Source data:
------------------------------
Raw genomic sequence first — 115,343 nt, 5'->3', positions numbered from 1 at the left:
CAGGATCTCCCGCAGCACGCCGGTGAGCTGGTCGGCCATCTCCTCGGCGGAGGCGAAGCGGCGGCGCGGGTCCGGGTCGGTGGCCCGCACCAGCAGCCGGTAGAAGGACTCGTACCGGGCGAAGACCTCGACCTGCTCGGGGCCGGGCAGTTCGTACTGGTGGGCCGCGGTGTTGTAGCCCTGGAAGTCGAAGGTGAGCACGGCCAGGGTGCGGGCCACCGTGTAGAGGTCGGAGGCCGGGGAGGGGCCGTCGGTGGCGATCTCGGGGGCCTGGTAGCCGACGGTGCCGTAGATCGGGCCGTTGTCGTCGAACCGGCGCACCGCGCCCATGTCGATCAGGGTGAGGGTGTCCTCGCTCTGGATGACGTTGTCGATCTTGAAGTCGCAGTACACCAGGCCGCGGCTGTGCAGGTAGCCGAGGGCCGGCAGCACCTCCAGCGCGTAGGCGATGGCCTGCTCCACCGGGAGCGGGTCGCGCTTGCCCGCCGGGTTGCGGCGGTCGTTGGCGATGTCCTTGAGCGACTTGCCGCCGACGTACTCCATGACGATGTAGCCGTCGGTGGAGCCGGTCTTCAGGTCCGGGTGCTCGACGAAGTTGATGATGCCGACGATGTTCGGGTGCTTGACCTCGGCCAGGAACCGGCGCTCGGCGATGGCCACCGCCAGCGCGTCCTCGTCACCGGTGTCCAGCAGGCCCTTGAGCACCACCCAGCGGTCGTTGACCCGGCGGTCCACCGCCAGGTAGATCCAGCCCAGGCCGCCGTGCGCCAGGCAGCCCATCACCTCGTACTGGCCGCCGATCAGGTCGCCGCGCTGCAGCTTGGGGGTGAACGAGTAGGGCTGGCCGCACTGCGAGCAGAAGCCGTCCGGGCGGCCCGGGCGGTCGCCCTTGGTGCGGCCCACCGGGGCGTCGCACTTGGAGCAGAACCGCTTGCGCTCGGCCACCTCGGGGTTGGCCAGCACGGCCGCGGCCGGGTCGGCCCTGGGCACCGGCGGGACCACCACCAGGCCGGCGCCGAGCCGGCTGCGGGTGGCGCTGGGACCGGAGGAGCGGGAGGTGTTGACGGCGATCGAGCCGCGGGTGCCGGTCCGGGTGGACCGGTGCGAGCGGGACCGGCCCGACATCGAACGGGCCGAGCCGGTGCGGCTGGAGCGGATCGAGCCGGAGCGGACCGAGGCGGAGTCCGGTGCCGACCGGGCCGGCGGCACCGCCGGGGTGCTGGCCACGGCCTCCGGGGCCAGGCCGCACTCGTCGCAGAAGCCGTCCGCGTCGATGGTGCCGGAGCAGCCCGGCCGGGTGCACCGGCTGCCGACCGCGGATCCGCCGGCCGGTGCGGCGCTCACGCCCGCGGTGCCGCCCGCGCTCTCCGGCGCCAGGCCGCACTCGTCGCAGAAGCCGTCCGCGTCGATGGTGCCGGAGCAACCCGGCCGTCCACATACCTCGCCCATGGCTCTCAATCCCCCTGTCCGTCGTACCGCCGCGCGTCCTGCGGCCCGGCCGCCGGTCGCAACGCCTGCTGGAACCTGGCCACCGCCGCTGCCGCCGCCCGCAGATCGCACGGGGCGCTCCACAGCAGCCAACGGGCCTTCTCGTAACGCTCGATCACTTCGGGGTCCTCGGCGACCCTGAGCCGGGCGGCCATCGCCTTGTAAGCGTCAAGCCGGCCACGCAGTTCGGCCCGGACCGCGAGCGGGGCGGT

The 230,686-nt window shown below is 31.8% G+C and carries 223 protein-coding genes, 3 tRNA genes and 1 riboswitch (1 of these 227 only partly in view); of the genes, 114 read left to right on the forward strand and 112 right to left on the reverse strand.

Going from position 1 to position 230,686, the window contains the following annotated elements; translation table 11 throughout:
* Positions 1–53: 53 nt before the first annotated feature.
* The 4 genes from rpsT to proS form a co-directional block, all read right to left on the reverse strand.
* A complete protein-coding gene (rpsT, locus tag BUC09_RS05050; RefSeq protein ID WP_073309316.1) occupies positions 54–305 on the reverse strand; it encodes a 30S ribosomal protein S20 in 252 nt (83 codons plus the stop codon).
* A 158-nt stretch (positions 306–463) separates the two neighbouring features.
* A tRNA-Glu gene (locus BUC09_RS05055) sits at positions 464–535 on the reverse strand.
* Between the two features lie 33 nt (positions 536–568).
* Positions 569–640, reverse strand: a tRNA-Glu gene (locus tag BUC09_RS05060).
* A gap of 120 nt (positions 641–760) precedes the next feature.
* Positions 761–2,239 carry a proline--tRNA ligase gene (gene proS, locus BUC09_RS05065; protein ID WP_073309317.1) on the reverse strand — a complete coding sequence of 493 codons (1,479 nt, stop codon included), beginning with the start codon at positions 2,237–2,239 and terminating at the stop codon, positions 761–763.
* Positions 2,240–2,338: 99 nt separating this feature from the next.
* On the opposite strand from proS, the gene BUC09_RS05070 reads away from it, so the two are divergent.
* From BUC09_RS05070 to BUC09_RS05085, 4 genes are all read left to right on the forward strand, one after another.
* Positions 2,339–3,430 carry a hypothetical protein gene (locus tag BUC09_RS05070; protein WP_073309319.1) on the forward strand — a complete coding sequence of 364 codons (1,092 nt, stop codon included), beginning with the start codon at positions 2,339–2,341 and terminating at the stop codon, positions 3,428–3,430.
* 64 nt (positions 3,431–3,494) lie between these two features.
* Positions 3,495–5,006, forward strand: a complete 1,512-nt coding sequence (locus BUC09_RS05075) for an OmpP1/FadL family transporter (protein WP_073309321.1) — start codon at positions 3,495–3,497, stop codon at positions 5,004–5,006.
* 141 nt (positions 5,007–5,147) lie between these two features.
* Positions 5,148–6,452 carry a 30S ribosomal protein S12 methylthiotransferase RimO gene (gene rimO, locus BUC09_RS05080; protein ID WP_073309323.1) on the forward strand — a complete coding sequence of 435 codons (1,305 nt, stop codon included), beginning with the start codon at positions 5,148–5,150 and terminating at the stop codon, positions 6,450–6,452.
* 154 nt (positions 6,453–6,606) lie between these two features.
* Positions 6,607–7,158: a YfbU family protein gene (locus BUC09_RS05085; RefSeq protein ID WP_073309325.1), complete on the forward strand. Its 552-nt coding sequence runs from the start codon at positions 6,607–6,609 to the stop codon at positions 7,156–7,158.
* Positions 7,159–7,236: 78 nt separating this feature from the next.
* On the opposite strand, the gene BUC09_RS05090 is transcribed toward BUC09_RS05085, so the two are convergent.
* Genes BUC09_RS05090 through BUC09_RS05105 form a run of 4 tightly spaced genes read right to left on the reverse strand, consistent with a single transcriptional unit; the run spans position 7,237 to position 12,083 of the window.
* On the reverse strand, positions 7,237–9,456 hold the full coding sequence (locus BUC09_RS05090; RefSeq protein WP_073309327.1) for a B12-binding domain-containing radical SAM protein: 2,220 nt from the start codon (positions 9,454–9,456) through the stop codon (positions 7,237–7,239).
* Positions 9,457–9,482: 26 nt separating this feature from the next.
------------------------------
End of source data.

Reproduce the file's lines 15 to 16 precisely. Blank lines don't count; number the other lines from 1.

* On the opposite strand from proS, the gene BUC09_RS05070 reads away from it, so the two are divergent.
* From BUC09_RS05070 to BUC09_RS05085, 4 genes are all read left to right on the forward strand, one after another.